On the second night of the great party all happened as on the first. Cinderella was made ready by the fairy and, when she reached the big house on the hill, the Prince ran to welcome her. He would dance with no one else as before and, when Cinderella vanished just before the clock struck twelve, he was so unhappy that no one could comfort him.
Now the third and last night of the party had come. The Prince could think of nothing but the pretty maid. “I must know who she is and where she comes from, or I shall never be happy again. I will keep fast hold of her hand to-night. She shall not slip away this time as she has always done before,” said the Prince.
Never had Cinderella been as happy as on that evening, never had she danced as well, never had the lights shone brighter or the music sounded sweeter, never had the Prince been half as gay. Cinderella danced on and on. She forgot the fairy, she forgot her promise, she forgot the hour. The great clock in the hall ticked off the minutes. It was nearly twelve, still Cinderella danced on without a thought. The six gray horses pawed restlessly at the door. Louder and louder grew the music, faster and faster flew the dancers, and the gayest of them all was Cinderella as she whirled by on the arm of the happy Prince. But, hark! What’s that? Above the noise of the dancing, above the music and laughter, a sound is heard. It is the great clock striking the hour of midnight.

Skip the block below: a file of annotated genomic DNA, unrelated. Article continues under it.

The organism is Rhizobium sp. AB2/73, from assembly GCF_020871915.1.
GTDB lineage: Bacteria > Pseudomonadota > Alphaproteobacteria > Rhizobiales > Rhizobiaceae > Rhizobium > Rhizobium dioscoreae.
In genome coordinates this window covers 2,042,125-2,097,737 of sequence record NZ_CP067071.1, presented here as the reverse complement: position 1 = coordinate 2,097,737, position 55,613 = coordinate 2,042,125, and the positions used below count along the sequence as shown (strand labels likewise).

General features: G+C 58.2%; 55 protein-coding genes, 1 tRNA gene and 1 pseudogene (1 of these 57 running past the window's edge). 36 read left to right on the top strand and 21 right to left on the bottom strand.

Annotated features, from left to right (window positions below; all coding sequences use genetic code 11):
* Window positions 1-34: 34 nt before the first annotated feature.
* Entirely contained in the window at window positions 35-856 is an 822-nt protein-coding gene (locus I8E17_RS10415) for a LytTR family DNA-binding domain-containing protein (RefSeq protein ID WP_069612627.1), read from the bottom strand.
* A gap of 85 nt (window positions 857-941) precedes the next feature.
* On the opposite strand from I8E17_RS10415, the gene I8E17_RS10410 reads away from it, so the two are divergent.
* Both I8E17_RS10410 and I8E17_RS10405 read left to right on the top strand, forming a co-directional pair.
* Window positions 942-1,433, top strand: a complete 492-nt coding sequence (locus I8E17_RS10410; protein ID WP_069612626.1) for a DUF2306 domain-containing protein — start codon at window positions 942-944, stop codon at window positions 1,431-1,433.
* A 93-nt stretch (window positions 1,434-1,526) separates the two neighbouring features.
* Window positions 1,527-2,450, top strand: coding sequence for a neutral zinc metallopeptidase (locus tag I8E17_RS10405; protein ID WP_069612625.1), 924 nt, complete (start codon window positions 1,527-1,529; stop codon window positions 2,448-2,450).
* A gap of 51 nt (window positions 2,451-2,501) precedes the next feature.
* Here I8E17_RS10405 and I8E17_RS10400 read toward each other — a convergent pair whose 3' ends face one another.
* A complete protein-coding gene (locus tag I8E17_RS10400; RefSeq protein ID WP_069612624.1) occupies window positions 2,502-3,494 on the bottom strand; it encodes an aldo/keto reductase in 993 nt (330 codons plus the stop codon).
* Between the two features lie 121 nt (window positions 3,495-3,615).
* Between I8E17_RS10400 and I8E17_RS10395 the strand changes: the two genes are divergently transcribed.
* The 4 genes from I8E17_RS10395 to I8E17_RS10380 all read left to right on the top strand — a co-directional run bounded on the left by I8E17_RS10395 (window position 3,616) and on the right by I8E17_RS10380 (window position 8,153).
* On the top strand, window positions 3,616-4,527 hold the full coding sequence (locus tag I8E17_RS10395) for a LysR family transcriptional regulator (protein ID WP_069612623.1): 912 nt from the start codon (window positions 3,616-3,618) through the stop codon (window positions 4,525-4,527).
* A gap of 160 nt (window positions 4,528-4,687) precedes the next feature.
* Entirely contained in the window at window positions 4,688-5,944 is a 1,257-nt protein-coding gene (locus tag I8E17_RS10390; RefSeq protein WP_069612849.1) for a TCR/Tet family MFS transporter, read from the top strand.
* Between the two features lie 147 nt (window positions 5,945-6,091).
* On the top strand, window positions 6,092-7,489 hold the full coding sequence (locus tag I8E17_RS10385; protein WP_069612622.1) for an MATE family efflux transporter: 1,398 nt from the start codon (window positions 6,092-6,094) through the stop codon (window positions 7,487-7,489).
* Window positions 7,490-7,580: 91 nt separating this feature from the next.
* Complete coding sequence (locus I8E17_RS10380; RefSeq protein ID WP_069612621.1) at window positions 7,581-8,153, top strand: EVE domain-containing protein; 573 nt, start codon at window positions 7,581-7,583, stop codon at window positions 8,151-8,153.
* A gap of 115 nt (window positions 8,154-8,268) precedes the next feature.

Cinderella heard at last, at last she remembered. She snatched her hand from the hand of the Prince. She rushed to the doorway, but she tripped upon the mat and one of her little glass slippers fell off. The Prince ran after her, but he stopped to pick up her slipper, and when he reached the gateway the beautiful lady was nowhere to be seen. All was dark and still, only a ragged beggar-maid, sobbing as if her heart would break, went quickly away into the night. Poor, poor Cinderella! Her wonderful carriage had vanished, her beautiful dress was gone, nothing was left her but one tiny glass slipper. She stooped and taking it from her foot she put it carefully into the pocket of her ragged dress, and walked barefoot all the way home alone in the darkness.
Time passed, the poor Prince could not sleep by night and could not rest by day for he had lost his beautiful lady. He had her little slipper and that was his only comfort. At last he said, “Whoever can wear this slipper shall be my queen and queen of all my people.”